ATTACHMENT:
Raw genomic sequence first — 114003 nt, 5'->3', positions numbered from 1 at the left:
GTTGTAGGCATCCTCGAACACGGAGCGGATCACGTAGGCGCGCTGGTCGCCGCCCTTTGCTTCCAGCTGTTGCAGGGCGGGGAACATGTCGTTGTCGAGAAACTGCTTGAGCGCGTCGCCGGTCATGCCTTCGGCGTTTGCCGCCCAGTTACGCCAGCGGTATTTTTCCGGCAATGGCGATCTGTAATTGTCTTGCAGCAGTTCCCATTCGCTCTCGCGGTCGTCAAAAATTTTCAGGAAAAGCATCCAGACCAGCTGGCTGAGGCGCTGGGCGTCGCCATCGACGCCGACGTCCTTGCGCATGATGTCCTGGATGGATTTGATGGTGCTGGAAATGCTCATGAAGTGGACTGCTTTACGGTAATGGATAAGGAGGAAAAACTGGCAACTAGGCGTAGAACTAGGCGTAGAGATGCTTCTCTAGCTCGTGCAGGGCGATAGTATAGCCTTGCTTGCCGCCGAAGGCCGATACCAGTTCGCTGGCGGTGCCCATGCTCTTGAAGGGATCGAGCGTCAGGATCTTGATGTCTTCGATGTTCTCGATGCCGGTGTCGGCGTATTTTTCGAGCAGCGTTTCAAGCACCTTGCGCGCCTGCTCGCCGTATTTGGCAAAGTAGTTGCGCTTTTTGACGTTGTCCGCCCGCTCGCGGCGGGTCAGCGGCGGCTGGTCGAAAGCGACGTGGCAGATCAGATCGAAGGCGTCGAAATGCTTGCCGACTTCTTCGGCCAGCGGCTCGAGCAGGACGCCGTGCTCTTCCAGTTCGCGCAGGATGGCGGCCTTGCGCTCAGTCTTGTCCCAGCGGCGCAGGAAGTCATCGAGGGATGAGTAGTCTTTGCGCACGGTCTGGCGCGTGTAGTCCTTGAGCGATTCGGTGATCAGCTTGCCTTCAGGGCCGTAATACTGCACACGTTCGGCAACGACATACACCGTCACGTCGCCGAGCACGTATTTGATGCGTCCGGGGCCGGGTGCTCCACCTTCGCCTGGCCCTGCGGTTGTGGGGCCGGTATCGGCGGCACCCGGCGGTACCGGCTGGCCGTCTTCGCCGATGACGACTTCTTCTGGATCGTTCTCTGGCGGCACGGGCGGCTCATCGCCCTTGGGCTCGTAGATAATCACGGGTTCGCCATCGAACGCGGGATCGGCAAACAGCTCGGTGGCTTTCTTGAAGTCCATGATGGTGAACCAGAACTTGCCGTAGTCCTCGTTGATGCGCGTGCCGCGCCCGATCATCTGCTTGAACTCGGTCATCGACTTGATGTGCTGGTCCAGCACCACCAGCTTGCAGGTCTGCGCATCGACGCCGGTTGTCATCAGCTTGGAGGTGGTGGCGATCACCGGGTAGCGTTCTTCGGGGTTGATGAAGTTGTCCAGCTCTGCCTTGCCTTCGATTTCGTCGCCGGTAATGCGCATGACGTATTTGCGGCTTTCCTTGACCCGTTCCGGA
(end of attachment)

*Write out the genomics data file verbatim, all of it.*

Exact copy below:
Raw genomic sequence first — 114003 nt, 5'->3', positions numbered from 1 at the left:
GTTGTAGGCATCCTCGAACACGGAGCGGATCACGTAGGCGCGCTGGTCGCCGCCCTTTGCTTCCAGCTGTTGCAGGGCGGGGAACATGTCGTTGTCGAGAAACTGCTTGAGCGCGTCGCCGGTCATGCCTTCGGCGTTTGCCGCCCAGTTACGCCAGCGGTATTTTTCCGGCAATGGCGATCTGTAATTGTCTTGCAGCAGTTCCCATTCGCTCTCGCGGTCGTCAAAAATTTTCAGGAAAAGCATCCAGACCAGCTGGCTGAGGCGCTGGGCGTCGCCATCGACGCCGACGTCCTTGCGCATGATGTCCTGGATGGATTTGATGGTGCTGGAAATGCTCATGAAGTGGACTGCTTTACGGTAATGGATAAGGAGGAAAAACTGGCAACTAGGCGTAGAACTAGGCGTAGAGATGCTTCTCTAGCTCGTGCAGGGCGATAGTATAGCCTTGCTTGCCGCCGAAGGCCGATACCAGTTCGCTGGCGGTGCCCATGCTCTTGAAGGGATCGAGCGTCAGGATCTTGATGTCTTCGATGTTCTCGATGCCGGTGTCGGCGTATTTTTCGAGCAGCGTTTCAAGCACCTTGCGCGCCTGCTCGCCGTATTTGGCAAAGTAGTTGCGCTTTTTGACGTTGTCCGCCCGCTCGCGGCGGGTCAGCGGCGGCTGGTCGAAAGCGACGTGGCAGATCAGATCGAAGGCGTCGAAATGCTTGCCGACTTCTTCGGCCAGCGGCTCGAGCAGGACGCCGTGCTCTTCCAGTTCGCGCAGGATGGCGGCCTTGCGCTCAGTCTTGTCCCAGCGGCGCAGGAAGTCATCGAGGGATGAGTAGTCTTTGCGCACGGTCTGGCGCGTGTAGTCCTTGAGCGATTCGGTGATCAGCTTGCCTTCAGGGCCGTAATACTGCACACGTTCGGCAACGACATACACCGTCACGTCGCCGAGCACGTATTTGATGCGTCCGGGGCCGGGTGCTCCACCTTCGCCTGGCCCTGCGGTTGTGGGGCCGGTATCGGCGGCACCCGGCGGTACCGGCTGGCCGTCTTCGCCGATGACGACTTCTTCTGGATCGTTCTCTGGCGGCACGGGCGGCTCATCGCCCTTGGGCTCGTAGATAATCACGGGTTCGCCATCGAACGCGGGATCGGCAAACAGCTCGGTGGCTTTCTTGAAGTCCATGATGGTGAACCAGAACTTGCCGTAGTCCTCGTTGATGCGCGTGCCGCGCCCGATCATCTGCTTGAACTCGGTCATCGACTTGATGTGCTGGTCCAGCACCACCAGCTTGCAGGTCTGCGCATCGACGCCGGTTGTCATCAGCTTGGAGGTGGTGGCGATCACCGGGTAGCGTTCTTCGGGGTTGATGAAGTTGTCCAGCTCTGCCTTGCCTTCGATTTCGTCGCCGGTAATGCGCATGACGTATTTGCGGCTTTCCTTGACCCGTTCCGGA